Plato’s dialogically extended cognition

Cognitive transformation as elenctic catharsis

Authored by: Laura Candiotto

The Routledge Handbook of Classics and Cognitive Theory

Print publication date:  December  2018
Online publication date:  November  2018

Print ISBN: 9781138913523
eBook ISBN: 9781315691398
Adobe ISBN:

10.4324/9781315691398-13

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Abstract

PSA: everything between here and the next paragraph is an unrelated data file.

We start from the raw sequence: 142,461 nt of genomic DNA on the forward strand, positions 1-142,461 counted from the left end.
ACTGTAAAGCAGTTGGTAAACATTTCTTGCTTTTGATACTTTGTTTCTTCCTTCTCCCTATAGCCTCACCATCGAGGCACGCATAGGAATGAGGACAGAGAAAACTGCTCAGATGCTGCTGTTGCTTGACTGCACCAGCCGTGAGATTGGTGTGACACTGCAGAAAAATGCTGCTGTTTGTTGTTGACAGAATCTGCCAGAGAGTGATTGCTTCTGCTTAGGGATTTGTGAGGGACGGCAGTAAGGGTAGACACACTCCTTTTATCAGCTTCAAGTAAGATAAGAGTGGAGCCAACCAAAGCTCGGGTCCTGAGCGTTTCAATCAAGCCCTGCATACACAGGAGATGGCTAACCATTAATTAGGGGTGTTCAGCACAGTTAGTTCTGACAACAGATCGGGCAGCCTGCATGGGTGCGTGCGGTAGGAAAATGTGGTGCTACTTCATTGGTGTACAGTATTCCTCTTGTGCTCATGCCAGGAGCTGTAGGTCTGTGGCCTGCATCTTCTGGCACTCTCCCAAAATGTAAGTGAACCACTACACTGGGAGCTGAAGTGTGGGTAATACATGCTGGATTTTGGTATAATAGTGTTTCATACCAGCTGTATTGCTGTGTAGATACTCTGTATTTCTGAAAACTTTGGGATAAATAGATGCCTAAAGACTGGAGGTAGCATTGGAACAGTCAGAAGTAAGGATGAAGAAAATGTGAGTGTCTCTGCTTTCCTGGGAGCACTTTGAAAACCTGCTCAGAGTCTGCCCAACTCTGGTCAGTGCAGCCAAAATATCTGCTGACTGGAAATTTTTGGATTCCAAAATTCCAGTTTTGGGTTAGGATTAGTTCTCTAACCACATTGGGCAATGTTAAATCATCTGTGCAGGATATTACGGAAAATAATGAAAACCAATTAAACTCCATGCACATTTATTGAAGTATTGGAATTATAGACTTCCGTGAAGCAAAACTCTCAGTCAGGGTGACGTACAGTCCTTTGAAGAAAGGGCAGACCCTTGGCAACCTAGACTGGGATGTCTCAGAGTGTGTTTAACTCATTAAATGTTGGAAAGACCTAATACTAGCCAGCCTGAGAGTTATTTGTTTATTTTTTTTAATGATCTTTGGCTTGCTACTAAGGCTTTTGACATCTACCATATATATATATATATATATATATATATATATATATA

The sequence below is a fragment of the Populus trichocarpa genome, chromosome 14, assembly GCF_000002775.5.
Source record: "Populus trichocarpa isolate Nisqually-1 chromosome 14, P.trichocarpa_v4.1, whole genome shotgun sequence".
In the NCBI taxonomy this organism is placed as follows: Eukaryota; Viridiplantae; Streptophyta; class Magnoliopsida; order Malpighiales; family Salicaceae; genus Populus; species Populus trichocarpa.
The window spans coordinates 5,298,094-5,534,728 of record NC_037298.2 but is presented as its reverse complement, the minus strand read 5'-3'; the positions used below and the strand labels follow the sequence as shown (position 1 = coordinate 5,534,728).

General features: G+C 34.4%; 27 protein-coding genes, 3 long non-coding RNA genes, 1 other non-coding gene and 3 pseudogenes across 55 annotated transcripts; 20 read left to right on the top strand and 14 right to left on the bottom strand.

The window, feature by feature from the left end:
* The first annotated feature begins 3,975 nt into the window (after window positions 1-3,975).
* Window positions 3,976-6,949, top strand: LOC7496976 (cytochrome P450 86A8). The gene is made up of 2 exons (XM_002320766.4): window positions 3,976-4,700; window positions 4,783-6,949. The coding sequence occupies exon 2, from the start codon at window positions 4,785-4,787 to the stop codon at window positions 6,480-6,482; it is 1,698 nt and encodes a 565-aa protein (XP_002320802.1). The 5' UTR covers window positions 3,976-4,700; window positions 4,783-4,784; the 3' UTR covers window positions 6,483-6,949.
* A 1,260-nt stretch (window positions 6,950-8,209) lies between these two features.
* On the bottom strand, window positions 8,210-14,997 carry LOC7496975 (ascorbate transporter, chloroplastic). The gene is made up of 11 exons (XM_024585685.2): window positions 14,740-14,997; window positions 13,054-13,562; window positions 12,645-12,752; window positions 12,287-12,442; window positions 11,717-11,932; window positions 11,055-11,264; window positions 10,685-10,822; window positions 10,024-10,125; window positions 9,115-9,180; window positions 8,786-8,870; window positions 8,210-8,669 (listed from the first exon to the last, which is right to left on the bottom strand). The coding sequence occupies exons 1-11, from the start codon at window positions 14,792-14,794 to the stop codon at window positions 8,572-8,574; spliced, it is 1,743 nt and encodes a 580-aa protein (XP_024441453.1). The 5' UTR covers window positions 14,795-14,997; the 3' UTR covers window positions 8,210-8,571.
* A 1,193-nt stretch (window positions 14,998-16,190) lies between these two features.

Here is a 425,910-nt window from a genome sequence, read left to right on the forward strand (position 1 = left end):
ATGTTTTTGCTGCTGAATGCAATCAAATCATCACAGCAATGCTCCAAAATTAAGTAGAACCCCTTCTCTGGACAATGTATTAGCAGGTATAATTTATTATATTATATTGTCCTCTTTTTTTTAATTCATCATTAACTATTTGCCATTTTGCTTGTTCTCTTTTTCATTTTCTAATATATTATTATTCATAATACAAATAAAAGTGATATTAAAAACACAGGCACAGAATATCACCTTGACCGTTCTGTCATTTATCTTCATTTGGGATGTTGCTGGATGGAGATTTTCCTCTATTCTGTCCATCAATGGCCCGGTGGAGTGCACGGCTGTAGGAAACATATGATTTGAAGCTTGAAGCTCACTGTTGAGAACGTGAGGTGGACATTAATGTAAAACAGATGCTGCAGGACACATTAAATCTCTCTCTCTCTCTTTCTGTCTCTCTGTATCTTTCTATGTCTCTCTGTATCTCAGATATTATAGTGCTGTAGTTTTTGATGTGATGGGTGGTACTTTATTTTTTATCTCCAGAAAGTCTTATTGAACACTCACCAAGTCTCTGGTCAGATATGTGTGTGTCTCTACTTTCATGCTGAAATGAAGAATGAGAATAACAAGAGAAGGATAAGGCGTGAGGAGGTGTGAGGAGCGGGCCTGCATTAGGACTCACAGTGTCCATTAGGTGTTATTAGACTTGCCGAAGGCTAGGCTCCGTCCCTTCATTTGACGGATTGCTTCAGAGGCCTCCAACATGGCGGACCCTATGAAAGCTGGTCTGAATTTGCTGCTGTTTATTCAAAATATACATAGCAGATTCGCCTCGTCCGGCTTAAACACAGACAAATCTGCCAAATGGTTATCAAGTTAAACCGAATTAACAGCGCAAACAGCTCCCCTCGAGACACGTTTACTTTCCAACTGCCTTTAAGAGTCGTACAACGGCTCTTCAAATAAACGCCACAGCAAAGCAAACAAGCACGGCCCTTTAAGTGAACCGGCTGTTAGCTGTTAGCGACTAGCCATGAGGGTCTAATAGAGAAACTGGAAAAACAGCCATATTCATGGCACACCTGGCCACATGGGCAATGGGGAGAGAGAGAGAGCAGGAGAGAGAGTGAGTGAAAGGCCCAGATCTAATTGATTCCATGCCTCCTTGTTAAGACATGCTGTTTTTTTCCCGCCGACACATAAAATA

Assuming the conceptual tools and the explanatory power of the distributed cognition approach (Hutchins 1995) and the third wave of the extended mind hypothesis (Kirchhoff 2012; Gallagher 2013) regarding group knowledge, the chapter analyzes Socratic elenchus as a case of dialogically extended cognition. The hypothesis is that social interaction is a necessary component for the manifestation of some specific mental states – such as the aporetic ones, and that the Socratic elenchus is a good case study for proving it. In fact, Socrates, the interlocutors and the public are members of the epistemic group that uses elenctic inquiry as a tool for acquiring knowledge. It is not that an individual cannot think on her own. It is only that she needs someone to test out if what she conceives is consistent. Therefore, the thesis is that the elenchus is a dialogically distributed cognitively motivational state of the interlocutors and the public that leads to purification of reasoning through cross-examination. Consequently, the elenchus will appear as a cognitive therapy that aims at the intellectual and moral enhancement of the interlocutors and the public. Thus, catharsis will be depicted in its active stance as the cognitive transformation from errors to truth.

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